Theories of cognitive development: Jean Piaget.
Our first years of life are an incredible, but dangerous journey. Thousands of sperm died trying to make us, and only one made it. From our journey as an embryo to a foetus – the size of a single cell to a fully sized baby – we develop more than we will our entire lives. From birth until we’re a few years old, our development is still incredibly rapid; we have so much to learn in such little time! It is advantageous to learn quickly, that way we’re more likely to survive in the cruel, unforgiving world.
Jean Piaget (1896-1980) was actually not a psychologist at first; he dedicated his time to mollusc research. In fact, by the time he was 21 he’d already published twenty scientific papers on them! He soon moved to Paris, and got a job interviewing mental patients. Before long, he was working for Alfred Binet, and refining Burt’s reasoning test. During his time working at Binet’s lab, he studied the way that children reasoned. After two years of working with children, Piaget finally realised what he wanted to investigate – children’s development! He noticed that children of a younger aged answered questions qualitatively different than those of an older age. This suggested to him that younger children were not less knowledgeable, but gave different answers because they thought differently.
He spent over 10 years perfecting his theory, and it is widely acknowledged as one of the most valuable developmental theories – especially of it’s time. It’s no lie that there are many new, possibly more valid theories now, but Piaget’s theory has had a lot of influence on schools, teaching and education all over the world. So, let’s begin exploring Piaget’s theory, the key concepts and the stages.
Jean Piaget’s theory of cognitive development.
Piaget’s theory is based on stages, whereby each stage represents a qualitatively different type of thinking. Children in stage one cannot think the same as children in stage 2, 3 or 4 etc. Transitions from one stage to another are generally very fast, and the stages always follow an invariant sequence. Another important characteristic of his stage theory is that they are universal; the stages will work for everyone in the world regardless of their differences (except their age, of course, which is what the stages are based on!)
Piaget acknowledged that there is an interaction between a child and the environment, and this is a focal point for his theory. He believed a child cannot learn unless they are constantly interacting with their environment, making mistakes and then learning from them. He defined children as “lone scientists”; he did not identify any need for teachers or adults in cognitive development. Children have all the cognitive mechanisms to learn on their own, and the interaction with their environment allows them to do so. To put this in perspective, another theory by Lev Vygotsky suggested that the interaction is not important at all; the child will learn when encouraged to with an adult’s assistance. I will be explaining then contrasting Vygotsky’s theory to Piaget’s in my next post – so be sure to check back for that! With the background of his theory explained, let’s look at -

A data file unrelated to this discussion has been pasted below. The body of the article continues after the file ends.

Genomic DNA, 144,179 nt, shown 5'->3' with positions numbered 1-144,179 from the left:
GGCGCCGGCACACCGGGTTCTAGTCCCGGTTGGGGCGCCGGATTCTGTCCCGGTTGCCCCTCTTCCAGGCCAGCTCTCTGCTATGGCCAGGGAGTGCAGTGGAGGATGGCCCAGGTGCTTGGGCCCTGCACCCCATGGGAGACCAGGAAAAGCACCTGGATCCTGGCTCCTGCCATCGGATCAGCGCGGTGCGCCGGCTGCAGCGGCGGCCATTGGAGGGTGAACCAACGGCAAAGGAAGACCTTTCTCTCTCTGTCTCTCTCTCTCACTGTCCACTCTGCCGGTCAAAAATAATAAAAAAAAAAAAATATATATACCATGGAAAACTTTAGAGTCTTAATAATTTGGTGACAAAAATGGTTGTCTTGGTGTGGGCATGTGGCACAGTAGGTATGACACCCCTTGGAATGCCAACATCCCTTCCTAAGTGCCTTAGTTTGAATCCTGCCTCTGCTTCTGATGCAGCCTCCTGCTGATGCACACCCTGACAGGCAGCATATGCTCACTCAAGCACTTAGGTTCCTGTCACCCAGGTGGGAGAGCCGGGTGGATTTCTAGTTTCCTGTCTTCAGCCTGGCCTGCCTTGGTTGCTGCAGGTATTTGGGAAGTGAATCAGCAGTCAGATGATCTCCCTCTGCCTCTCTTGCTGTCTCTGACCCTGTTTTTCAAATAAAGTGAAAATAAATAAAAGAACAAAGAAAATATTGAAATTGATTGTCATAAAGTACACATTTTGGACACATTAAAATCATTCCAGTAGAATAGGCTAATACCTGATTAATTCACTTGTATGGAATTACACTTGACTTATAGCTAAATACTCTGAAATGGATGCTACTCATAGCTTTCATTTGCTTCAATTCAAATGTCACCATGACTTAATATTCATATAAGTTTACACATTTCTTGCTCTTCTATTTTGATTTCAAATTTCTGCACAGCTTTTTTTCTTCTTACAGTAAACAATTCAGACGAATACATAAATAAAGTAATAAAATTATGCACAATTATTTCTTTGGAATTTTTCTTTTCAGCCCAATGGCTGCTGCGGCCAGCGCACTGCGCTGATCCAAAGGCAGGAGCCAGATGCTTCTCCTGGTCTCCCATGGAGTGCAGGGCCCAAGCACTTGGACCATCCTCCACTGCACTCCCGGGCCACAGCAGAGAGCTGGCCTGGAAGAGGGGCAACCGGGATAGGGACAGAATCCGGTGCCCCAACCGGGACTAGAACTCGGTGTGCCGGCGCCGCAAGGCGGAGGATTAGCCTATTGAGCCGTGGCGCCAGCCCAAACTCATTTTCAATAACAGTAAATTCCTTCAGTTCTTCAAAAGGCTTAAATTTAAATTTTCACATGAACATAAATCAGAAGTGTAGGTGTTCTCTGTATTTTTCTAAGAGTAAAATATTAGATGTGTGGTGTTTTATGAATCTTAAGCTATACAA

The Key Concepts of Piaget’s theory:
Before explaining the main part of Piaget’s theory (the four stages), it’s very important to look at some of the underlying principles behind it. Rather than write a stupidly long paragraph explaining it all, I will write the key terms in bold, then explain them in bullet points – just to keep things simple!
- Schema (pl. Schemata, although some say “Schemas” for the plural)
Possibly one of the most important concepts put forward by Piaget, Schemata help individuals understand the world they inhabit. They are cognitive structures that represent a certain aspect of the world, and can be seen as categories which have certain pre-conceived ideas in them. For example, my schema for Christmas includes: Christmas trees, presents, giving, money, green, red, gold, winter, Santa Claus etc. Someone else may have an entirely different schema, such as Jesus, birth, Church, holiday, Christianity etc. Of course, there are schemata for all kinds of things – yourself (self schemata), other people (people schemata), events/situations (event schemata) and roles/occupations (role schemata). With regards to Piaget’s theory, a child might have a pre-conceived schema for a dog. If the household has a small West Highland White Terrier as a dog, the schema might be “small, furry, four legs, white”. When the child interacts with a new dog – perhaps a Labrador, it will change to incorporate the new information, such as “big, golden, smooth etc.” This is known as:
Simply the process of incorporating new information into a pre-existing schema. So with the “dog” example, the child assimilated the Labrador’s information into the old dog schema. Assimilation is essentially fitting new information into schemata we already have in place. Unfortunately, this can lead to stereotyping. For example, if an old lady sees a teenager mug another person, she might assimilate “violence” or “crime” into her teenage schema. Next time she sees a teenager, her schema will be applied to them – and although they may be a kind person, she will probably show prejudice. Assimilation is normally a simple process, as new information already fits the pre-exisiting categories.
When coming across a new object for the first time, a child will attempt to apply an old schema to the object. For consistency, let’s use the dog example again. The child may have “four legs, furry” in their dog schema. When coming across another similar animal, such as a cat, they might say “Look, a dog!” – that’s assimilation. However, when told that it’s actually a cat – not a dog – they will accommodate the new information into another schema. They will now form a “cat” schema; “not all four legged furry animals are dogs – some are cats too!”. They have accommodated the new information. The process just mentioned – of assimilation then accommodation is known as -
Assimilation and accommodation are the two parts of adaptation – which is simply what it says – adapting our schemata to make an accurate (enough) model of the world we live in. It is a form of learning, but an entirely different form to the kind you’d see in behaviourist psychology for example (such as operant/classical conditioning).